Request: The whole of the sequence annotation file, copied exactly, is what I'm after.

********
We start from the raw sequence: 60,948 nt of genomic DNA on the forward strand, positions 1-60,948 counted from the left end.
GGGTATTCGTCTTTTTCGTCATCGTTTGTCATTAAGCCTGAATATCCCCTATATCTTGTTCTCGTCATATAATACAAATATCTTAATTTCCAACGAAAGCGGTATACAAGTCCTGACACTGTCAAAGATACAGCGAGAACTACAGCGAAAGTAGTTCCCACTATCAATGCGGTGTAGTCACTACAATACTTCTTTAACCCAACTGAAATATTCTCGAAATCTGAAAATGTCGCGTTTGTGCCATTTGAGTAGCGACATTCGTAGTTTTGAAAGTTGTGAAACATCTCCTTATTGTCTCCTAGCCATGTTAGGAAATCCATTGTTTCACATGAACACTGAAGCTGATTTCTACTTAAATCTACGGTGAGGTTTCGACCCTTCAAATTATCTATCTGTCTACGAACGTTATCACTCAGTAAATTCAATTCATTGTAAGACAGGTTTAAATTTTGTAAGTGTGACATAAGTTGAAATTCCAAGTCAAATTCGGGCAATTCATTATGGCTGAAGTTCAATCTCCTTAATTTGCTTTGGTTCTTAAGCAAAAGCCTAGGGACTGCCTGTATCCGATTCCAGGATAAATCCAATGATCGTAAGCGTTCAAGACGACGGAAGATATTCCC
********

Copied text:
We start from the raw sequence: 60,948 nt of genomic DNA on the forward strand, positions 1-60,948 counted from the left end.
GGGTATTCGTCTTTTTCGTCATCGTTTGTCATTAAGCCTGAATATCCCCTATATCTTGTTCTCGTCATATAATACAAATATCTTAATTTCCAACGAAAGCGGTATACAAGTCCTGACACTGTCAAAGATACAGCGAGAACTACAGCGAAAGTAGTTCCCACTATCAATGCGGTGTAGTCACTACAATACTTCTTTAACCCAACTGAAATATTCTCGAAATCTGAAAATGTCGCGTTTGTGCCATTTGAGTAGCGACATTCGTAGTTTTGAAAGTTGTGAAACATCTCCTTATTGTCTCCTAGCCATGTTAGGAAATCCATTGTTTCACATGAACACTGAAGCTGATTTCTACTTAAATCTACGGTGAGGTTTCGACCCTTCAAATTATCTATCTGTCTACGAACGTTATCACTCAGTAAATTCAATTCATTGTAAGACAGGTTTAAATTTTGTAAGTGTGACATAAGTTGAAATTCCAAGTCAAATTCGGGCAATTCATTATGGCTGAAGTTCAATCTCCTTAATTTGCTTTGGTTCTTAAGCAAAAGCCTAGGGACTGCCTGTATCCGATTCCAGGATAAATCCAATGATCGTAAGCGTTCAAGACGACGGAAGATATTCCC